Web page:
00;29;06;03 - 00;29;26;25
Our markets are getting denser and denser and that's not going to stop. And it's probably not going to get to a point where you have no choice. But we're getting addicted essentially to the good old days of 2004, and we want to see those multiples. Right? We want to see these giant multiples. We're seeing this in the stock market right now, crypto, etc..
00;29;27;11 - 00;29;47;28
And in order to get those multiples, we have to get involved as businesses. And if we don't evolve, we're just going to end up being like a corner store, which don't get me wrong, it's not a problem at all. Like if you have a corner store or a subscription or SaaS business for nominal, meaning you're making a few million a year or even a few hundred grand a year, or even a hundred grand a year, depending on the business.
00;29;48;12 - 00;30;04;22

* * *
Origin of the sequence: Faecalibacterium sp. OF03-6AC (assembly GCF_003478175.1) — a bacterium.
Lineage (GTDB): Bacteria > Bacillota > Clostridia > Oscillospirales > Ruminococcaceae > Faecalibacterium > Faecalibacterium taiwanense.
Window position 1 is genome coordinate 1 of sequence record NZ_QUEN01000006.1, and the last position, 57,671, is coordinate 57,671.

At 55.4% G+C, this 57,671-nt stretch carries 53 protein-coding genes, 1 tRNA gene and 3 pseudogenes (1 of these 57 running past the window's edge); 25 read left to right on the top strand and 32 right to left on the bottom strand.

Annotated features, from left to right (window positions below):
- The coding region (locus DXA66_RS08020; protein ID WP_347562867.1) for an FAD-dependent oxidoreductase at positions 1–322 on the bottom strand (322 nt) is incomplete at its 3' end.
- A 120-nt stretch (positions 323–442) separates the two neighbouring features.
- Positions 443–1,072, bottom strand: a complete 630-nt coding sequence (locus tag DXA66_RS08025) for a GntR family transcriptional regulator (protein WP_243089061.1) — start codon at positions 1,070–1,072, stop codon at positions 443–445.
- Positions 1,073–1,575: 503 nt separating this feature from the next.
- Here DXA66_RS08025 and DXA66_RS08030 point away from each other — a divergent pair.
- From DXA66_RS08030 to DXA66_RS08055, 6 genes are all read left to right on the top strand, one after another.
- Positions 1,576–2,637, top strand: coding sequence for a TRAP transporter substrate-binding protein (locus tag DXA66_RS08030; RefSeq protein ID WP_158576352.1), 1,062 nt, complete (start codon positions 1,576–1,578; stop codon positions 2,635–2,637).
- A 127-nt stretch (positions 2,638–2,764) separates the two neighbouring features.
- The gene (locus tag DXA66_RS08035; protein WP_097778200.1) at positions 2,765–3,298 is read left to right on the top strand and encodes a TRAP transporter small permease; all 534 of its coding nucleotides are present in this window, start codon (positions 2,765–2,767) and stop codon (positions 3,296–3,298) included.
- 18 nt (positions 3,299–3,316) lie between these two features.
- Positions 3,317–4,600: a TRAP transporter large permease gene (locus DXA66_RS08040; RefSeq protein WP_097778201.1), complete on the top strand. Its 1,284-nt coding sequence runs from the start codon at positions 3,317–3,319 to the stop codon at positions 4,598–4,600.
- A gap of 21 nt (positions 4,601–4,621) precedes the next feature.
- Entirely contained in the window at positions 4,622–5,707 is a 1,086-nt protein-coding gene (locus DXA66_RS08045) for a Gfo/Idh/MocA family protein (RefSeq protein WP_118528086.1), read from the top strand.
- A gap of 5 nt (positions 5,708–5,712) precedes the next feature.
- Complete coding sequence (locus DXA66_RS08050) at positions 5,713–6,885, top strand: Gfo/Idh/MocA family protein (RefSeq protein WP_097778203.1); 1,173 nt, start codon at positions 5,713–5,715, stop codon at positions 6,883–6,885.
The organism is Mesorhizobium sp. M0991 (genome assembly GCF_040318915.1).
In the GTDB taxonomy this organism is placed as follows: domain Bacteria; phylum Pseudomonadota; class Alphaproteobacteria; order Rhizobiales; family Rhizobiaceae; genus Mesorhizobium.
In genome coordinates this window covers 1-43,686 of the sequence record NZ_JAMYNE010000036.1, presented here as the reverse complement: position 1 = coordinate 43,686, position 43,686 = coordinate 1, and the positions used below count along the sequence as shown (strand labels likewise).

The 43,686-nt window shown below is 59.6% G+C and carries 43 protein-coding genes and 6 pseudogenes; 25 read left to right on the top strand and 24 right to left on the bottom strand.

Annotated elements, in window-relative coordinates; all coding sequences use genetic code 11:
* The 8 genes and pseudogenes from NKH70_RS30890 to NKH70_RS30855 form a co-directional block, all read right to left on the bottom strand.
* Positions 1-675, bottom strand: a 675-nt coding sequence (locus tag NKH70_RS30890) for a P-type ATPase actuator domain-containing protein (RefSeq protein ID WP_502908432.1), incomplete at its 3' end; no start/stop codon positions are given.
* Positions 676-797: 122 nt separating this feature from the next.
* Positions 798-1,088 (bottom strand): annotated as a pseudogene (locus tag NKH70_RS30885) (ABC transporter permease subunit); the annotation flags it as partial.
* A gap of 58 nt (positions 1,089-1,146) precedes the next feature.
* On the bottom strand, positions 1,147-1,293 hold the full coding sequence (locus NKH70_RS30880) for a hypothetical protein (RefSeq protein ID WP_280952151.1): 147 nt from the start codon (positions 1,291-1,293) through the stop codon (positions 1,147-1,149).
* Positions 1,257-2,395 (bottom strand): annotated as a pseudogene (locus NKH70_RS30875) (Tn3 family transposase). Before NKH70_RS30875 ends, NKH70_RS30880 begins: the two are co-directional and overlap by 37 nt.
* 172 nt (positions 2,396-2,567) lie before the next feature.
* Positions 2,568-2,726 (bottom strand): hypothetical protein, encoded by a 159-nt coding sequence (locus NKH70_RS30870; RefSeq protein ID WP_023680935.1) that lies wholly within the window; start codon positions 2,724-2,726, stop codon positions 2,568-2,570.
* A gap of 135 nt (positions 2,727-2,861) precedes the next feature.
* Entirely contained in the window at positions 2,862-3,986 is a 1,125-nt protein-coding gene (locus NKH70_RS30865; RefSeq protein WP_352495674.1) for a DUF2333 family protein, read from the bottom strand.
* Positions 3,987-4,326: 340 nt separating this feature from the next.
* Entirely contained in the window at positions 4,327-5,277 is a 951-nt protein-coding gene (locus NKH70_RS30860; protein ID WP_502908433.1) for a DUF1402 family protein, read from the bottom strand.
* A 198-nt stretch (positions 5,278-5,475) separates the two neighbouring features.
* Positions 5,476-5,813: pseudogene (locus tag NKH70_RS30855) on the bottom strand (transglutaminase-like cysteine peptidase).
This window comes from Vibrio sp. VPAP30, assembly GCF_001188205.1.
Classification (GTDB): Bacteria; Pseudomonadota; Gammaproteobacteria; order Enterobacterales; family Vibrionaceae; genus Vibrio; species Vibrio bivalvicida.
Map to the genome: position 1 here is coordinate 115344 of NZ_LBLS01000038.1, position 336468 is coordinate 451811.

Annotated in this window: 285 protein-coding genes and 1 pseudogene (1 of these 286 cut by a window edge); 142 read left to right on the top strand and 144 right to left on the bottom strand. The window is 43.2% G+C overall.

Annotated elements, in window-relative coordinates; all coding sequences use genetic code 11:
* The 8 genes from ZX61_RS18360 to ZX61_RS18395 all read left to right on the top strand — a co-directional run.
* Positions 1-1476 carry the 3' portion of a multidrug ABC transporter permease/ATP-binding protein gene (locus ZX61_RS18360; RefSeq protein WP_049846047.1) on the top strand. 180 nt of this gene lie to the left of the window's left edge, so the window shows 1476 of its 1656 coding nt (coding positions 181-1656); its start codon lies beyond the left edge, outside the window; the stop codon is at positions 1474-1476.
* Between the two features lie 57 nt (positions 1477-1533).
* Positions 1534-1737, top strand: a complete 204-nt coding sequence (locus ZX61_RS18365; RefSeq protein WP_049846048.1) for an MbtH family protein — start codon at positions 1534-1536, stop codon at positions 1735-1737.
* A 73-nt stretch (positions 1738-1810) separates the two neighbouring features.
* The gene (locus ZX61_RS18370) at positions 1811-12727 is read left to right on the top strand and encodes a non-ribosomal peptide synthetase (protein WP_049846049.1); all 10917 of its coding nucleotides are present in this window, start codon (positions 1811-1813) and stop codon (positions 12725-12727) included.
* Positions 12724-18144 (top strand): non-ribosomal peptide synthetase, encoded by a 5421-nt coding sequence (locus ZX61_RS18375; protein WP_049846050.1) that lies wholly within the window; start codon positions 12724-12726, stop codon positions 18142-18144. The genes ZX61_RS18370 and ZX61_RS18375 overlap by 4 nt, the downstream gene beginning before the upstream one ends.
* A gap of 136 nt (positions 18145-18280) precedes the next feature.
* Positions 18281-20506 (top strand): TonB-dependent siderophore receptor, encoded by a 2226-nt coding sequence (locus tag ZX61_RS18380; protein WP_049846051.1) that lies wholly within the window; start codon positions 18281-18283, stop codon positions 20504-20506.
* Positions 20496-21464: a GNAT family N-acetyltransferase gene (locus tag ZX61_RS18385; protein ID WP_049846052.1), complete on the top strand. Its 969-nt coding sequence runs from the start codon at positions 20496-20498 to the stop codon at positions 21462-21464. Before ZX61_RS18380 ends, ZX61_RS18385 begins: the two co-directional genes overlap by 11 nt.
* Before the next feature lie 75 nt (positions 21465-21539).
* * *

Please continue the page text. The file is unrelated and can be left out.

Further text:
And that's what you want to live on. That's great. But if you want to be that high growth company, you're going to need to evolve. And I think that's probably the biggest lesson from from our octopus, right? Evolution within your environment is really the only constant. Your core competency will remain the same. You'll get better at it, you'll get deeper at it.
00;30;04;22 - 00;30;26;22
But everything else you need to have the guts to throw out the window. Disney They have definitely aggravated their traditional partners, but it's because they're adapting to this new world. And the reason I bring this up is that I find a lot of exactly that a lot of founders hold on to some outdated vision document or trying to force a square product into a round hole, and that is just not going to work.